Perhaps the best thing about these goals is that they’re tangible in a way that roll-and-write games often miss. You’re still doing sums and figuring out which tile will pull the most points, but it’s applied math. Tucking forests away at the border, or establishing two huge cities, or terraforming tons of isolated farms and bodies of water. Their intersection is what gives each puzzle its flavor. One of those goals alone is fine and dandy; but also trying to create diagonal stripes across the map? Now that’s interesting.

The final wrinkle is the possibility of player conflict. I know, I know; how does a roll-and-write do that? Cartographers has an answer that’s uproarious, both because it’s laugh-out-loud funny and sometimes infuriating. Whenever you draw a monster card, you pass your pad to the next player, and they get to scratch a toxic polyomino onto your pad. These can be mitigated by building around them, but otherwise every empty space adjacent to your new goblin pals will subtract points.

This may prove divisive, and wimps can leave them out of their deck entirely. But in practice these monster tiles are essential. With a keen eye you can see where your opponent is planning to complete a region or leave a quadrant untouched — and then despoil it, even while somebody else despoils your own precious ambitions. Goals give you something to strive toward, but monsters give you something to mitigate. And although I wouldn’t call it meaningful player interaction, in that everyone pretty much plops them into obvious spots rather than really doing anything proactive, they still provide one more crucial decision, a balance between picking up new points or erasing negative ones.

LOSE EIGHT POINTS GEOFF

I Love Monsters

Is Cartographers a perfect flip-and-write game? Oh, I don’t know. It’s good, that much is certain, but it still suffers somewhat from the limitations of the genre, with the added caveat that you’re waiting for your resident artist to put the finishing touches on their Mirkwood. Part of me wonders if we’re waiting for this genre to get past its boom and move into its honing stage, with a shift in emphasis from quantity to quality.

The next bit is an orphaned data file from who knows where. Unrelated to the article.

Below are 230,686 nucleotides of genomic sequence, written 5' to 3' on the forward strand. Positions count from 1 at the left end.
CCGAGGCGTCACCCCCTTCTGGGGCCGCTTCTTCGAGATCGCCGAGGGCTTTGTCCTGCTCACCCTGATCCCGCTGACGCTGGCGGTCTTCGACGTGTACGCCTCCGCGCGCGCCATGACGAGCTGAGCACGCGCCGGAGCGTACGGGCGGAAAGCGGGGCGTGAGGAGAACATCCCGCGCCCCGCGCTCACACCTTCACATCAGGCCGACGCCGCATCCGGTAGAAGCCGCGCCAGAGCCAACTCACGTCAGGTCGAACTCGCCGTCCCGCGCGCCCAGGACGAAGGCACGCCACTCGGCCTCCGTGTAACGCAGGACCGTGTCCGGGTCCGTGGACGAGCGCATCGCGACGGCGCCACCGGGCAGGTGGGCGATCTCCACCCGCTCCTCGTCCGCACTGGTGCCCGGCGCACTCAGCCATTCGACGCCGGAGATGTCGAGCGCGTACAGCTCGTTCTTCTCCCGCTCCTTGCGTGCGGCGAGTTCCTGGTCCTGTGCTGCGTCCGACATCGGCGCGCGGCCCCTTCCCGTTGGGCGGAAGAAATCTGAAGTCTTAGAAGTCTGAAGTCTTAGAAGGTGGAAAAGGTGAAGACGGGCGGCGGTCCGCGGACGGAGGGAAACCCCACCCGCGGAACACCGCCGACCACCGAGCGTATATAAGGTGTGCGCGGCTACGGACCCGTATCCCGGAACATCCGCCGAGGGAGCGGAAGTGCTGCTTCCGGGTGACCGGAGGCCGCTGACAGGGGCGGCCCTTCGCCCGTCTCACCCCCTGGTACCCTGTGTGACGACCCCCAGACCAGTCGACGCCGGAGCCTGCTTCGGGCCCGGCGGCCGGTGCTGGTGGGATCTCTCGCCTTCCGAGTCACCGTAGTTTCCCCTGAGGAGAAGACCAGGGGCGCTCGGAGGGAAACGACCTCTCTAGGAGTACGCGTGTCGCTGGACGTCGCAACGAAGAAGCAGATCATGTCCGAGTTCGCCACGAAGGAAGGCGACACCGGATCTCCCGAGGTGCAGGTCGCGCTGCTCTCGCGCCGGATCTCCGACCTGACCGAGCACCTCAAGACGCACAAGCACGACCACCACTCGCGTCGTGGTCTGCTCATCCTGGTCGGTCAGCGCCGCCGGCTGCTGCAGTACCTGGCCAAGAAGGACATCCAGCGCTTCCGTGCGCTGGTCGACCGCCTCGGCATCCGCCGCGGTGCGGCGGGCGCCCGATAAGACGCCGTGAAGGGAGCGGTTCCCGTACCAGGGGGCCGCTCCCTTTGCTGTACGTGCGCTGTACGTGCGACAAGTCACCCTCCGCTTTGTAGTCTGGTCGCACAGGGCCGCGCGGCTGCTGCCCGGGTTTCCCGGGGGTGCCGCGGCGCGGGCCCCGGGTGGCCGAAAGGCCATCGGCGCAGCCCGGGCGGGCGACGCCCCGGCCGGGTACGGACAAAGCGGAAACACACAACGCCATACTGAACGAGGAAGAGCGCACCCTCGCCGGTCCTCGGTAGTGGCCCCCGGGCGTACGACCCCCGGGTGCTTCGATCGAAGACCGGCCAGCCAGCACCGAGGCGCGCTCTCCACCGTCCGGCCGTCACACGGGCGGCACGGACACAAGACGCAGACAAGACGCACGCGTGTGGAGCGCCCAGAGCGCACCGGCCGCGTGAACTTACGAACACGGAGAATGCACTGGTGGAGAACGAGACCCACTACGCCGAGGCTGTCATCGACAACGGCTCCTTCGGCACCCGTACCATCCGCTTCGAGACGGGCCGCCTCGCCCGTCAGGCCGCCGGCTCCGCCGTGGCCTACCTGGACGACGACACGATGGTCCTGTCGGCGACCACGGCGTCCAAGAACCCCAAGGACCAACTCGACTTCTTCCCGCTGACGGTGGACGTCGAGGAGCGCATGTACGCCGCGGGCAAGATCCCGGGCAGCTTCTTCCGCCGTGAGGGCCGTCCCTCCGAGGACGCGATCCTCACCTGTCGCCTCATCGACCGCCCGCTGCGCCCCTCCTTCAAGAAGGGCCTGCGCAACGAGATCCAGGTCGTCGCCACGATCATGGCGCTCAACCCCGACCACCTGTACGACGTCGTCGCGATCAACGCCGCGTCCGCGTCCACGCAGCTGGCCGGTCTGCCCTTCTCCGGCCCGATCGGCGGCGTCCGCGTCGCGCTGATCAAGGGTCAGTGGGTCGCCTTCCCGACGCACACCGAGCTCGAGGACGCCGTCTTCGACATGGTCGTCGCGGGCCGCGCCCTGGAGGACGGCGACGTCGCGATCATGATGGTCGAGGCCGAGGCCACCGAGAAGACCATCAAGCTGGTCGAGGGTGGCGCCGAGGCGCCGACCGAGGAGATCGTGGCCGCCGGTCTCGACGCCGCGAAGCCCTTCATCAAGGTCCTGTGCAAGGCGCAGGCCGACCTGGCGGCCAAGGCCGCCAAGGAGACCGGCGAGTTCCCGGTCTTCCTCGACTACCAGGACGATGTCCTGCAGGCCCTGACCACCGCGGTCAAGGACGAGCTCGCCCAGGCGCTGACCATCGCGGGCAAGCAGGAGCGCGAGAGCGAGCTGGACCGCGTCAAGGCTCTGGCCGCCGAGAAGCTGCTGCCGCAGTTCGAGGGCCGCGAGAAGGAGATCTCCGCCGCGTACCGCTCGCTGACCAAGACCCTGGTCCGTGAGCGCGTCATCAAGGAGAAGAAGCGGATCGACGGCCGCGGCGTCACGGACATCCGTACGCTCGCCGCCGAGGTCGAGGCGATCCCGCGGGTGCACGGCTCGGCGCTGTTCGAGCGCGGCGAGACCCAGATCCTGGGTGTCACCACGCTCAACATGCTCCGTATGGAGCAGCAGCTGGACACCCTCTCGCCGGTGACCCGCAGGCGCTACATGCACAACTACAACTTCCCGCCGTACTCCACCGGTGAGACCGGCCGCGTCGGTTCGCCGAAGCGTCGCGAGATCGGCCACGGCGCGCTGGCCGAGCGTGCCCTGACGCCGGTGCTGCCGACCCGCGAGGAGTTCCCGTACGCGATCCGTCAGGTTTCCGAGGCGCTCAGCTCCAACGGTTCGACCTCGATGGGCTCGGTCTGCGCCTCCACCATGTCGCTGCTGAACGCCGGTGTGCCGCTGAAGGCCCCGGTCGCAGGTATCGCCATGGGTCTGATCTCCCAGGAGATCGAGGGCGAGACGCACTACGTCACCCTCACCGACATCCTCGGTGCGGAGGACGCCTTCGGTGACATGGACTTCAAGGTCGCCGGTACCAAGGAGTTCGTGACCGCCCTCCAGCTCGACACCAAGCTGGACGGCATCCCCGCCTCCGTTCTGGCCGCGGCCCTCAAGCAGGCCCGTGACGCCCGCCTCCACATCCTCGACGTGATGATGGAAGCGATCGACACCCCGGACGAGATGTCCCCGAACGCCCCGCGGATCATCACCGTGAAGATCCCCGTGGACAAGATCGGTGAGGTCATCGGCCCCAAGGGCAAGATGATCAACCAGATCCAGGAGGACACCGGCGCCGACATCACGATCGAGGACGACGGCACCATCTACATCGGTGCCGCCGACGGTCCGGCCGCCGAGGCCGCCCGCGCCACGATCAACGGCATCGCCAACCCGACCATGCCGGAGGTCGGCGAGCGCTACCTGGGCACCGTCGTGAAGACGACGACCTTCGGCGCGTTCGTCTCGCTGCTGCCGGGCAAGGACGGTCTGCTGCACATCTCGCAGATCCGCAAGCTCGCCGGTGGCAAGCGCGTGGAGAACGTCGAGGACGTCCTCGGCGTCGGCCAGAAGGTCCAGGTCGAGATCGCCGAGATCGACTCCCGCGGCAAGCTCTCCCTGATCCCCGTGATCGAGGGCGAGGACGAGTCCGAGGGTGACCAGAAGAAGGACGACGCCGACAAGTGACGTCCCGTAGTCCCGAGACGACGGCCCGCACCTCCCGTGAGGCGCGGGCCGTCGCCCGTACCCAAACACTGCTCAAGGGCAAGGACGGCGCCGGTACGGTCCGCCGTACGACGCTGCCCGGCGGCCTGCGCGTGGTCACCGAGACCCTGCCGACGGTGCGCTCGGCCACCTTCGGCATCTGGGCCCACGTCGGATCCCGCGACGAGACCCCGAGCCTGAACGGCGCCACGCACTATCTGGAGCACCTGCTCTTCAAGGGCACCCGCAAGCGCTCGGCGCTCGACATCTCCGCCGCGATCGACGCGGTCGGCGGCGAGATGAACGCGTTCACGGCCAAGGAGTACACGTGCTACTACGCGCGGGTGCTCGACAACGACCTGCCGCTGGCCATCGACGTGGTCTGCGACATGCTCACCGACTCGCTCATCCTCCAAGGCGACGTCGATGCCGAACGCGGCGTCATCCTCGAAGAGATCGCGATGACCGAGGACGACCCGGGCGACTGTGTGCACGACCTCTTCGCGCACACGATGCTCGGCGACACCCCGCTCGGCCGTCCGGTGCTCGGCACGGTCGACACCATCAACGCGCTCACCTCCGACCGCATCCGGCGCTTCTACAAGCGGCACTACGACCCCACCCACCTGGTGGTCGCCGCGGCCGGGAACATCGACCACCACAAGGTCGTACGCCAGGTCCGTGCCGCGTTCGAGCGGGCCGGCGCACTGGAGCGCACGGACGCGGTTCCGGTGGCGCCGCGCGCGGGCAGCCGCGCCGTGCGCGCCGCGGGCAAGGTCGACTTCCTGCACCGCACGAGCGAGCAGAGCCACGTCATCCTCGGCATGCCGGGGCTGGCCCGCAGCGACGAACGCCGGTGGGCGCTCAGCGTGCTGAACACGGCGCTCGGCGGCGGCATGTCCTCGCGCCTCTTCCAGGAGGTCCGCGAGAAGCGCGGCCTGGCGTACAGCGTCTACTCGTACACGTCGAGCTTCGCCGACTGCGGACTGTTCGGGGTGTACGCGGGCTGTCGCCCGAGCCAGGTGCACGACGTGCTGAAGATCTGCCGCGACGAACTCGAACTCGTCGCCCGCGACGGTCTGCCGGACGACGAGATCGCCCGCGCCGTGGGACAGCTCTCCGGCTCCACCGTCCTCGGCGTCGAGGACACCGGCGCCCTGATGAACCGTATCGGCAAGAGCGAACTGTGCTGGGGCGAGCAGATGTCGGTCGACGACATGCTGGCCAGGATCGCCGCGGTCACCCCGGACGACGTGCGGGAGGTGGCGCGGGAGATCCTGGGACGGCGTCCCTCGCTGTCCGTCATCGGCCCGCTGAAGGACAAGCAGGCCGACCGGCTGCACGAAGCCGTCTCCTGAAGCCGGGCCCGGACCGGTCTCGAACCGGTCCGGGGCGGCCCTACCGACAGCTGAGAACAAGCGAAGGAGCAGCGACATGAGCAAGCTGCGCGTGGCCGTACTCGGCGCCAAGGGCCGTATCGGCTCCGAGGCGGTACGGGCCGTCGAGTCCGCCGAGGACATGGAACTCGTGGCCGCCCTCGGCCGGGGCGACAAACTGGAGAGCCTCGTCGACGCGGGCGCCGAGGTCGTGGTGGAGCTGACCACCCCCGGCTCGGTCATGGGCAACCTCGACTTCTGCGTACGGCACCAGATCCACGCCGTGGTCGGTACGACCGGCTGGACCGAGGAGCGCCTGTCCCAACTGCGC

Or maybe I’m just being a curmudgeon. If I’m going to play one of these games, I want it to be contain meaningful tradeoffs, minor gambles, and visual impact. For now, Cartographers fits the bill better than any other roll-and-write-alike I’ve played thus far.

 

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A complimentary copy was provided.

Posted on September 10, 2019, in Board Game and tagged , , . Bookmark the permalink. 10 Comments.

  1. Have to agree with you re.the whole roll and write genre – it’s a good way to involve a fair few players all at once, but would never be my first choice for gaming. That said, I do like the idea of a ‘monster hazard’ as presented here (in Cartographers) – having anyone scribble on my otherwise perfectly neat and tidy scoresheet would send me into apoplexy! Lol

    Alex Bardy

  2. Alexandre Limoges

    I am still waiting for a single entry into the genre that I would appreciate after the very first one that I played (Ganz), unless Tiny Town counts. I tried many since then and had some hopes for this one, but maybe it’s simply not a genre that I can enjoy either.

  3. I’m not anything like you (all, so far) in this regard. I love R&W’s! Not only that,
    but I’ve found they’re a great way to get non-gamers invested in the hobby. I’m actually not crazy about polyominoes though, so we’ll see if this one ends up landing with me.

    • Are you planning on giving it a try, Evan? The spatial aspect is important, but it’s reasonably flexible. You can rotate and/or mirror your pieces, so there’s no need to be super stringent about which way a piece is facing.

      • Thanks for the reply, Dan. Yeah, I pre-ordered it due to my love for both R&W and Roll Player, but I guess I didn’t realize it was a polyomino game until I received it. I’ll definitely bust it out soon, because I’ve developed a little group of (formerly) non-gamers that I’ve exposed to R&W games, and they keep asking for more.

      • Please report back when you give it a try! It’ll be interesting to hear whether it surpasses your dislike of polyominoes.